FYI, if you are monitoring the battery voltage as a method to determine how depleted your battery is, there is two trains of thought. I have no clue which one is right. Some people say a depleted battery is when the voltage reaches 12.2V, what I have read this is for thin plate batteries. Other use 12.06V, which is for thick plate batteries, and this is the voltage I have used as my baseline for a depleted battery. I can tell you my old cheap battery was almost 9 years old when it died. More than once, I did drain it well below 12 volts.

Good Luck, play around this summer and you should be able to determine how long you can go.
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Old 02-23-2021, 11:58 AM   #17
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Originally Posted by Jagiven View Post
This turned into a long reply!

It might be pulling 12 amps, but that is only when the furnace fan is spinning.

Luckily what you have going for you is time, so you can do some investigating. Many years ago I took an amp reading of all the devices in my TT. Unfortunately the list is in the TT tool box, in deep hibernation.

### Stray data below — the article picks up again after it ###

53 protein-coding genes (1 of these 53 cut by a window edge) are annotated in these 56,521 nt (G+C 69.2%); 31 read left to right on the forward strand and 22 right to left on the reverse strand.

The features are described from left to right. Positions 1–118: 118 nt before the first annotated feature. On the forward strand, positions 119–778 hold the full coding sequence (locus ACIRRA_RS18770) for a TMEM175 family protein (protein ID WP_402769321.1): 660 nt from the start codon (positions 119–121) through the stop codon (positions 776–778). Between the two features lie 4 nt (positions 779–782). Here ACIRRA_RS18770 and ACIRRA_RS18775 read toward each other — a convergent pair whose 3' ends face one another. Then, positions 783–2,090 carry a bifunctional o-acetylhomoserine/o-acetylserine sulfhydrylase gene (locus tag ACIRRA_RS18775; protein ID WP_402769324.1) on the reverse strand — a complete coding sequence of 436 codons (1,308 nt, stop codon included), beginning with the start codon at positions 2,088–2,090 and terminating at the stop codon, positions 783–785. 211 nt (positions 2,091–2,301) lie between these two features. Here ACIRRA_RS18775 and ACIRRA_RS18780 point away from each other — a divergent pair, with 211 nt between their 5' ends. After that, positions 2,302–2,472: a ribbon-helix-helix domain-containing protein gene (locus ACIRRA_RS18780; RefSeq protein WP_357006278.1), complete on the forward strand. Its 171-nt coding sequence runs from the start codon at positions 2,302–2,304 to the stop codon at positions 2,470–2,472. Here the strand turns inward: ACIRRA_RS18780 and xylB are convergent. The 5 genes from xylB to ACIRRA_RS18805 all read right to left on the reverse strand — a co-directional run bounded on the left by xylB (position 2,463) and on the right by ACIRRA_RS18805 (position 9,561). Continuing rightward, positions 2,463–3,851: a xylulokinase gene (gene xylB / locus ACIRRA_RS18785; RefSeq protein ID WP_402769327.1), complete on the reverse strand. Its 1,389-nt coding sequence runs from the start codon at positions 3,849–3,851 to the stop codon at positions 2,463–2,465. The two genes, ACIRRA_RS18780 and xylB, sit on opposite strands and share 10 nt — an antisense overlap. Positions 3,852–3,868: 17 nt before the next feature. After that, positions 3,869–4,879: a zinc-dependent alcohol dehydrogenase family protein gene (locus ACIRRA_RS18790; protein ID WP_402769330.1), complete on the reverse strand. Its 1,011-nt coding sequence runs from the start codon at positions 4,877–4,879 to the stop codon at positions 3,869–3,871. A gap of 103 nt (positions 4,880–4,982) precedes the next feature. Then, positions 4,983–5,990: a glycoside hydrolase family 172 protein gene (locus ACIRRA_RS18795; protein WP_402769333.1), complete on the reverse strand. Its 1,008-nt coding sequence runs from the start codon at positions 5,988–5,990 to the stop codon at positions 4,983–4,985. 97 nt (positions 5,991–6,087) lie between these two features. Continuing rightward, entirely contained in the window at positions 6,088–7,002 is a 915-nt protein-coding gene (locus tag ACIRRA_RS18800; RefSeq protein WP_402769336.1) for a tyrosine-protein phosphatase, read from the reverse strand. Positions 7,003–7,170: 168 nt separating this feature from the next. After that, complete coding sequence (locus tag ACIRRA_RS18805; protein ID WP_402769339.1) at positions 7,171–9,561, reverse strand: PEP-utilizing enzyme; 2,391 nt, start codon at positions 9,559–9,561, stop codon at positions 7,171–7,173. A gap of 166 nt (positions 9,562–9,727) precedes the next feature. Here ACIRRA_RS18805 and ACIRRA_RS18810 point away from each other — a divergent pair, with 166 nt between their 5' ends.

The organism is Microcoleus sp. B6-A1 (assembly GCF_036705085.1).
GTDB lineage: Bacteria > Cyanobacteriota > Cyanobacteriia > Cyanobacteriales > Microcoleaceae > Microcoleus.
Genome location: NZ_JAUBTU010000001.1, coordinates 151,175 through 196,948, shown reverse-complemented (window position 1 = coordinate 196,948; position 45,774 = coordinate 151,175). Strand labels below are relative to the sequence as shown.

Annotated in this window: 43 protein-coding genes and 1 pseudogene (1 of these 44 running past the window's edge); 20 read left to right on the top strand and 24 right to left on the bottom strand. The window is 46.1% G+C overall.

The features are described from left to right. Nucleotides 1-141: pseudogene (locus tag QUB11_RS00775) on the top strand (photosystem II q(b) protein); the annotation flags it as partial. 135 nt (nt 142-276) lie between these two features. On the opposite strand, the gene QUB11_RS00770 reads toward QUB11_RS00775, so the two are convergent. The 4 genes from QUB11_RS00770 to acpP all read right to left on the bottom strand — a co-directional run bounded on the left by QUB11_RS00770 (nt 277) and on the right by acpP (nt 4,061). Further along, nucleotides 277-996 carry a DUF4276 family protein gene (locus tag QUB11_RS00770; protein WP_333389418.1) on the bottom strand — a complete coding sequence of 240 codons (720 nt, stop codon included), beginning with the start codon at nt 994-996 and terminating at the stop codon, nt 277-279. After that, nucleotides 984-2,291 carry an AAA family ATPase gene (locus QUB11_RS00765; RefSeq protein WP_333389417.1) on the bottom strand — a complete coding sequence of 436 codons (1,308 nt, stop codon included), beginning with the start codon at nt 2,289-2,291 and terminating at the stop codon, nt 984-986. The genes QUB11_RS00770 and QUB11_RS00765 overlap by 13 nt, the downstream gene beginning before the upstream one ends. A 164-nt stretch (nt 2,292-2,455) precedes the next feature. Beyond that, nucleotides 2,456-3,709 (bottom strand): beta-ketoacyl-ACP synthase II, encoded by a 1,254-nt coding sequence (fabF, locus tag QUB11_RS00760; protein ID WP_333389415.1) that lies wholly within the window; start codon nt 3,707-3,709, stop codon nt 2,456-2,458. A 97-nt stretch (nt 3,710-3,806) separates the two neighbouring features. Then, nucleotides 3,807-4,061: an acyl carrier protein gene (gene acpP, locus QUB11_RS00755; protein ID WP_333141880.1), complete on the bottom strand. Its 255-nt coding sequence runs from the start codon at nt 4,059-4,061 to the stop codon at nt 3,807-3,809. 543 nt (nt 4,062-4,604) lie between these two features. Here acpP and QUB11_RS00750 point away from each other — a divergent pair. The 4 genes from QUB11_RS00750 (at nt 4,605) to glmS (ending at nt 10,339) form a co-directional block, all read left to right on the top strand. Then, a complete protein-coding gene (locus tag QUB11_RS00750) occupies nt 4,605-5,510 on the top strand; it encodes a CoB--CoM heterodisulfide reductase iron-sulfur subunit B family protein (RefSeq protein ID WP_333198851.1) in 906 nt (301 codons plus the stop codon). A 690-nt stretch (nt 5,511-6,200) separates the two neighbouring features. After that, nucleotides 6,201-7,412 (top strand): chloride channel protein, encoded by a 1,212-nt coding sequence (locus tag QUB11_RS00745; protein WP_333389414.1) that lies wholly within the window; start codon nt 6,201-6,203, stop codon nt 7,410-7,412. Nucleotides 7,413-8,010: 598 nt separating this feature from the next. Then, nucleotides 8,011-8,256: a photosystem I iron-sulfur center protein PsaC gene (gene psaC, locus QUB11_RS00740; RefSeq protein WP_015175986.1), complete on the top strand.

This could be a good reason to buy yourself a new multimeter with an amp clamp. I bought a $20-$30 Sperry, when my good multimeter broke (opps - I should not have dropped it down a staircase ). You have all summer to make your plan.

On my list, is all the items that use power. In most cases, I took the reading at the battery (hot wire), with the TT unplugged from shore power. I first determined the parasite power drain. Then went through one by one to various system and turned them on and took a measurement. In some cases it was very easy to take a measurement at the device. Sometimes, I took the reading at the battery and subtracted the parasite. On my list, each item is listed individually except for the parasites, they are listed as one big group. The furnace is a big ticket item, so was my incandescent lights before I changed them to LEDs. I believe my radio was a big draw too. I purchased a switch so I could disconnect it, but I have not installed it.

Furnace use; 1st thing to note, Sitting in standby, it does use some power. When the fan is circulation it uses a lot of power. So lets say the 12 amps noted above is correct. That is 12 amps for every hour of use. So, if it is only cycling on 30 minutes per every hour, the power draw is 6 amps. With that knowledge, you can monitor your power consumption and get a good feeling how long the battery will last.

So, lets say your battery is rated at 88amps. You can realistically only get 44 amps out of it. So if your furnace is cycling 50% of the time, you use 6 amps every hour. If it is the only thing pulling power (its not), you can calculate how long the battery will last, 44/6= 7.33hours. But that does not include your frig, lights, parasites, etc. So you will need a power plan.